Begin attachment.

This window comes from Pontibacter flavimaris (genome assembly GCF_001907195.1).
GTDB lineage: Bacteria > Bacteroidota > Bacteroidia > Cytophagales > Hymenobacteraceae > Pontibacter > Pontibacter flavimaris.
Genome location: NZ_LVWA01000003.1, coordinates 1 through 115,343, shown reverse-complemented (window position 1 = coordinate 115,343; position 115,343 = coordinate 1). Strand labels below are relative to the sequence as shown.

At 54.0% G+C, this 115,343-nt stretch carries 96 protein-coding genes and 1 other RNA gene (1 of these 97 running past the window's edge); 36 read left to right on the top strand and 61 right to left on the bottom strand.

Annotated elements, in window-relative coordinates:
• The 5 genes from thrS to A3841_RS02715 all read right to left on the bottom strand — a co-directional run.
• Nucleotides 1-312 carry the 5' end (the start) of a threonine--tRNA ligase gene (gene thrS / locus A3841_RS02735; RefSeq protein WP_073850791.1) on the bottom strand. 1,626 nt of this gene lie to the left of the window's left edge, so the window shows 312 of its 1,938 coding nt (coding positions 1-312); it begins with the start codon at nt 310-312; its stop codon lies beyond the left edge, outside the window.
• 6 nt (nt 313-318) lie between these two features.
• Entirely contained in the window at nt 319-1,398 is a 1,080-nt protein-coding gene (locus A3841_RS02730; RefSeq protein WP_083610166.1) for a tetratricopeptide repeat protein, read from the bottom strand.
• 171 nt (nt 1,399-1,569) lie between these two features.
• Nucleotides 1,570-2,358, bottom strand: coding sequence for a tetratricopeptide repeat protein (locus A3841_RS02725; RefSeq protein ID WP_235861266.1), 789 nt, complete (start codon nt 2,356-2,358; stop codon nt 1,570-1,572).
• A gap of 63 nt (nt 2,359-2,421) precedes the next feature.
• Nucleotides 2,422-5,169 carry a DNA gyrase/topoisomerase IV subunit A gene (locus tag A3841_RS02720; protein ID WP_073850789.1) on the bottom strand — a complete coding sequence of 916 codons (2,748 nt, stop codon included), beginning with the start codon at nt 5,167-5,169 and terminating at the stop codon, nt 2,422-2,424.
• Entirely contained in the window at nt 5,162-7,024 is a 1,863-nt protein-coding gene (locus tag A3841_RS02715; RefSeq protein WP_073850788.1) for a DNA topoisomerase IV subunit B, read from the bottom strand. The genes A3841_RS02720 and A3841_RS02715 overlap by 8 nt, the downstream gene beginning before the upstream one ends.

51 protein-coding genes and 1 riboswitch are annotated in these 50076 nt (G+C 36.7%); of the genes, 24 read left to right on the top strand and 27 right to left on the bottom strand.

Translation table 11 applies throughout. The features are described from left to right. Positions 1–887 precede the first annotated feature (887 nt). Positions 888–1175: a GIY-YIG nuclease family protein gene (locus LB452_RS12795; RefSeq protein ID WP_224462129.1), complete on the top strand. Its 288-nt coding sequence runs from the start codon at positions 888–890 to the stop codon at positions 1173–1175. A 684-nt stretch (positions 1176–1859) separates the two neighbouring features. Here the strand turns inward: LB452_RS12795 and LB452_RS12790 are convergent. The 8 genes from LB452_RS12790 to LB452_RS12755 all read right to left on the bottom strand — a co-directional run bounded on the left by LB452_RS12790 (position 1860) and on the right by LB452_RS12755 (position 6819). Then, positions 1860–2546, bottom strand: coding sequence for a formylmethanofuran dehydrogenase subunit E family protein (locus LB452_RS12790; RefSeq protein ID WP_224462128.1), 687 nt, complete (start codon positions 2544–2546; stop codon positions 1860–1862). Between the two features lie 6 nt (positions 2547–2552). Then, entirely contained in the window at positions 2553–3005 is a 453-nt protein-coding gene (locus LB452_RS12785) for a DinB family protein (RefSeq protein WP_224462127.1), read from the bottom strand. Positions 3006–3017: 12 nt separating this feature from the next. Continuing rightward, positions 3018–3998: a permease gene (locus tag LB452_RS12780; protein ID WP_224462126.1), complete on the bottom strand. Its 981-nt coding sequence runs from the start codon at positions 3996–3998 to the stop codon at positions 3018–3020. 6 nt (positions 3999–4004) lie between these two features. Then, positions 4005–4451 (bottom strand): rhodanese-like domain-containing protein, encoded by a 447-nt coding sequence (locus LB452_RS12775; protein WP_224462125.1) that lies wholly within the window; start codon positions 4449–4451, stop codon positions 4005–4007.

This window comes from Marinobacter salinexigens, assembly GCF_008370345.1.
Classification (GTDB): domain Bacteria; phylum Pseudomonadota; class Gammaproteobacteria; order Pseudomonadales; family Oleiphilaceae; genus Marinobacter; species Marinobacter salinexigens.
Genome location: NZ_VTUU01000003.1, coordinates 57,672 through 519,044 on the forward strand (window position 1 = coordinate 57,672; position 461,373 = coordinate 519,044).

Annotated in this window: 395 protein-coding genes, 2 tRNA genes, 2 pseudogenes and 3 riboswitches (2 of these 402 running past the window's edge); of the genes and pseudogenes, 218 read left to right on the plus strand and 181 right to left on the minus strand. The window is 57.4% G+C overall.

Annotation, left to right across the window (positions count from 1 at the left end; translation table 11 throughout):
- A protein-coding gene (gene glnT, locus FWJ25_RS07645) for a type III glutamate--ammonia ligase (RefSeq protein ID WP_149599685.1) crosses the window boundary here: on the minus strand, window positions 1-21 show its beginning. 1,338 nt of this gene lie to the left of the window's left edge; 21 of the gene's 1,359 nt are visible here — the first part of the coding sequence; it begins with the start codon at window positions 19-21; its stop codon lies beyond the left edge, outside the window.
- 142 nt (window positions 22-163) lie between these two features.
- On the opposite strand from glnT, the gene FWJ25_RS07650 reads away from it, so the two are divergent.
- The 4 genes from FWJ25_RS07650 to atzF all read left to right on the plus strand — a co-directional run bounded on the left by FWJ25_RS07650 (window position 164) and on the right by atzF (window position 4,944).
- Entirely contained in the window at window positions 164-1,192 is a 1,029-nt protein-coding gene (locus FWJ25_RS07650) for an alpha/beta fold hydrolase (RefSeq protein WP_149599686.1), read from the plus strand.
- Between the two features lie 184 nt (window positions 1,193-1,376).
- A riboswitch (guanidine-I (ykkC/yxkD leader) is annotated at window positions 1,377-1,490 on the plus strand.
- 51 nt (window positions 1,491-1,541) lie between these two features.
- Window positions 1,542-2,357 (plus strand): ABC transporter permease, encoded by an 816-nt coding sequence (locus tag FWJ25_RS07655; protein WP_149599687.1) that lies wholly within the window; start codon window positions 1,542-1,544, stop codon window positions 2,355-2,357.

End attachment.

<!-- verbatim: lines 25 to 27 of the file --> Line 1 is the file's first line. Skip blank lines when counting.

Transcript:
- The 4 genes from FWJ25_RS07650 to atzF all read left to right on the plus strand — a co-directional run bounded on the left by FWJ25_RS07650 (window position 164) and on the right by atzF (window position 4,944).
- Entirely contained in the window at window positions 164-1,192 is a 1,029-nt protein-coding gene (locus FWJ25_RS07650) for an alpha/beta fold hydrolase (RefSeq protein WP_149599686.1), read from the plus strand.
- Between the two features lie 184 nt (window positions 1,193-1,376).